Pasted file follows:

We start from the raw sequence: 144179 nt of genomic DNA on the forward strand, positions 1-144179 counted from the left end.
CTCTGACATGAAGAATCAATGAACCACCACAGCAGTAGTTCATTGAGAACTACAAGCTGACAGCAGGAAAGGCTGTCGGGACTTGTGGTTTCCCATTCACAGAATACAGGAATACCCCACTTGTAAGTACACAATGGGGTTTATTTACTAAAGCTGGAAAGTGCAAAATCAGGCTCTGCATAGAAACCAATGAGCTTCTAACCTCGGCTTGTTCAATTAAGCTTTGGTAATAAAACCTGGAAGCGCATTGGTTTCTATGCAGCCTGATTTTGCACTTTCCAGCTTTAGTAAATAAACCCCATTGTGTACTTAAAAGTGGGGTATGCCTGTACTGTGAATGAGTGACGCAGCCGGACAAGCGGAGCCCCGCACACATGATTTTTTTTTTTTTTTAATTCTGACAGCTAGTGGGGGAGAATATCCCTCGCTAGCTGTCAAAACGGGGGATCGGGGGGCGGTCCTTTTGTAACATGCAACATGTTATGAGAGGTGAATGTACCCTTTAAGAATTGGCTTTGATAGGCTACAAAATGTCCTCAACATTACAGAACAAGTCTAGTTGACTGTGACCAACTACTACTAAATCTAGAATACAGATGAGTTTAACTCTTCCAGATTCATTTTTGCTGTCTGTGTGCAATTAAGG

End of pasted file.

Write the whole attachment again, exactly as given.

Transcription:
We start from the raw sequence: 144179 nt of genomic DNA on the forward strand, positions 1-144179 counted from the left end.
CTCTGACATGAAGAATCAATGAACCACCACAGCAGTAGTTCATTGAGAACTACAAGCTGACAGCAGGAAAGGCTGTCGGGACTTGTGGTTTCCCATTCACAGAATACAGGAATACCCCACTTGTAAGTACACAATGGGGTTTATTTACTAAAGCTGGAAAGTGCAAAATCAGGCTCTGCATAGAAACCAATGAGCTTCTAACCTCGGCTTGTTCAATTAAGCTTTGGTAATAAAACCTGGAAGCGCATTGGTTTCTATGCAGCCTGATTTTGCACTTTCCAGCTTTAGTAAATAAACCCCATTGTGTACTTAAAAGTGGGGTATGCCTGTACTGTGAATGAGTGACGCAGCCGGACAAGCGGAGCCCCGCACACATGATTTTTTTTTTTTTTTAATTCTGACAGCTAGTGGGGGAGAATATCCCTCGCTAGCTGTCAAAACGGGGGATCGGGGGGCGGTCCTTTTGTAACATGCAACATGTTATGAGAGGTGAATGTACCCTTTAAGAATTGGCTTTGATAGGCTACAAAATGTCCTCAACATTACAGAACAAGTCTAGTTGACTGTGACCAACTACTACTAAATCTAGAATACAGATGAGTTTAACTCTTCCAGATTCATTTTTGCTGTCTGTGTGCAATTAAGG